2.1.1 Microstructured interfaces

Metal electrodes made of Pt, Ir, and IrOx have been extensively used (Robblee et al., 1985; Beebe and Rose, 1988; Rose and Robblee, 1990). Usually, due to standardized deposition methods, their surface is relatively flat (Figure 2Fi), limiting their interface with neural tissue to that of the exact area of the electrode. At this interface an area dependent capacitance is formed (∼5 μF/cm2) which negatively affects impedance (Z), charge injection capacity (CIC), and the maximal reversible charge density of electrodes, deteriorating the quality of the recording and neurostimulation (Bredas and Marder, 2016). Capacitance has a positive correlation with the exposed electrode area. Considering this, scientists and engineers have introduced new fabrication strategies that apply microstructuring to increase the surface that interacts with neural tissue (Minev et al., 2013; Obien et al., 2015; Airaghi Leccardi et al., 2019; Vachicouras et al., 2019; Lee SH. et al., 2022) (Figure 2Fii). Such microstructured surfaces enable an improved interaction with neural tissue with lower impedance and increased CIC. However, microstructuring can reach a limit imposed by the engineering methods that are used (Takeuchi et al., 2004). To further increase the effective surface area, different ways of surface modification have been proposed by changing the deposition processes or surface functionalization. Zeng and coworkers developed a series of Pt nanostructures including the nanocone (Zeng et al., 2022), nanoflower (Zeng et al., 2019; Zeng et al., 2021), nanoleaf, and nanowire (Huang et al., 2020; Huang et al., 2021).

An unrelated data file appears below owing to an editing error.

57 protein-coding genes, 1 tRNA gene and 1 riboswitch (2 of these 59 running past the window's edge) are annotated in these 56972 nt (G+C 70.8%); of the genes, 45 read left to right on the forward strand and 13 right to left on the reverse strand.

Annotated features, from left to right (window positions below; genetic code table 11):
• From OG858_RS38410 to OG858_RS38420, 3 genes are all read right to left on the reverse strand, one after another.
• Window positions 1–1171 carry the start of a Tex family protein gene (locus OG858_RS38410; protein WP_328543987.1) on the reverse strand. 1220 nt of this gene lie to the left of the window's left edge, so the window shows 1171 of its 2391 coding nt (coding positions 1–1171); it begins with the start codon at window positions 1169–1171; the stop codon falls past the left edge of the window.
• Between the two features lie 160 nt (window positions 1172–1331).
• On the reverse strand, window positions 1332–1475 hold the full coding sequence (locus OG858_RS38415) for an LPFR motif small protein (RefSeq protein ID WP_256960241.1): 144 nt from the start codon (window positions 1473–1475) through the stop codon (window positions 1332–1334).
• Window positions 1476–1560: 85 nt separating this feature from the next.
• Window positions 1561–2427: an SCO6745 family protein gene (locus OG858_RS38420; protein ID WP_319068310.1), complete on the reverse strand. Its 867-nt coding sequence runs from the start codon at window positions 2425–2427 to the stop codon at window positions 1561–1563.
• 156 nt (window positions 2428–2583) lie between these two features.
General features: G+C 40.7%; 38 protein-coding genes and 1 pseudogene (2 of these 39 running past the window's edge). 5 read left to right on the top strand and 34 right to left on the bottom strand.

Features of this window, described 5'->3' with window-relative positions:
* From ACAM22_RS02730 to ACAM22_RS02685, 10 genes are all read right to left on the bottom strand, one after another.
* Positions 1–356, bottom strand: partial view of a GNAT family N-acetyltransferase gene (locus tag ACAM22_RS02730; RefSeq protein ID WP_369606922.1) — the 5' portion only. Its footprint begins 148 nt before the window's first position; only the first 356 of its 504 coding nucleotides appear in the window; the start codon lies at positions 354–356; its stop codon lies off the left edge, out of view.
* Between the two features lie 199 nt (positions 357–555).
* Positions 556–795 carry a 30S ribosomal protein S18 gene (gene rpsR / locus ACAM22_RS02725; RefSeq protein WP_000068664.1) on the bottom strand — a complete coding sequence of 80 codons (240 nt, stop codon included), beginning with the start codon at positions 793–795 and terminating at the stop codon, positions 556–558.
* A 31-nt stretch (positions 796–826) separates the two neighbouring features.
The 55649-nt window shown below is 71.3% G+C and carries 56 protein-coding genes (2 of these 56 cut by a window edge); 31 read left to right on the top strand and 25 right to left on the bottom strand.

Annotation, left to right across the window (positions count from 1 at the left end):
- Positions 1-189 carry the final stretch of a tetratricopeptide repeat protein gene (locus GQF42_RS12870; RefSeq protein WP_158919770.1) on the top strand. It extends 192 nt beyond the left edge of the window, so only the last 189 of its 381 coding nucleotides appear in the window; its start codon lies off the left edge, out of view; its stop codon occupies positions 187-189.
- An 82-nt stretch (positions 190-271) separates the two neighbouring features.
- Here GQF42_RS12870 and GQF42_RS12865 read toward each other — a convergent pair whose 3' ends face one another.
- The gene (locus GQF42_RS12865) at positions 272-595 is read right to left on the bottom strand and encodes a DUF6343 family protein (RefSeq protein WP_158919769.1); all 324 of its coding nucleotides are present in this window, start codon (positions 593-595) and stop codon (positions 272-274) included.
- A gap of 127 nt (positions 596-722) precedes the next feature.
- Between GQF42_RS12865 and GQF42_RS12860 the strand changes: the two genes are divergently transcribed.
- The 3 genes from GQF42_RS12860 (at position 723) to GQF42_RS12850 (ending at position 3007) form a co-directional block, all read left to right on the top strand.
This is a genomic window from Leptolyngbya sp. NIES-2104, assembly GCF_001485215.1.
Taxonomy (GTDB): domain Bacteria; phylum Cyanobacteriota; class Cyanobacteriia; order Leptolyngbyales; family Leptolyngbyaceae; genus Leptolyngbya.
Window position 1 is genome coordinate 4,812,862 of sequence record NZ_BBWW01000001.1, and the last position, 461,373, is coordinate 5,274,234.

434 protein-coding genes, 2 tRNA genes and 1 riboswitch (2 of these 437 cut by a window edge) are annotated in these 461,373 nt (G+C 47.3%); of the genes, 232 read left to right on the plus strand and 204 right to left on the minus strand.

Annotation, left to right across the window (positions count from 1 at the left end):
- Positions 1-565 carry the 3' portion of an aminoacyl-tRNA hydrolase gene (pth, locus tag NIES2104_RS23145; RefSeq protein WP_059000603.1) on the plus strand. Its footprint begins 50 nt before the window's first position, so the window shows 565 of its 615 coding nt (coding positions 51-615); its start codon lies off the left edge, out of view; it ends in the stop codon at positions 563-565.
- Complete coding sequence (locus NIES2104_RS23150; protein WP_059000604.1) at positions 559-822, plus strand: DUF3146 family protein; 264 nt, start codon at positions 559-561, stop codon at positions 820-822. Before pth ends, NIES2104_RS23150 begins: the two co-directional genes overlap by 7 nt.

2.1.2 Functional coatings

Another way of improving electrode performance is by functional coatings. Some examples of the most promising functional coatings are listed in the following paragraphs.

2.1.2.1 Carbon allotropes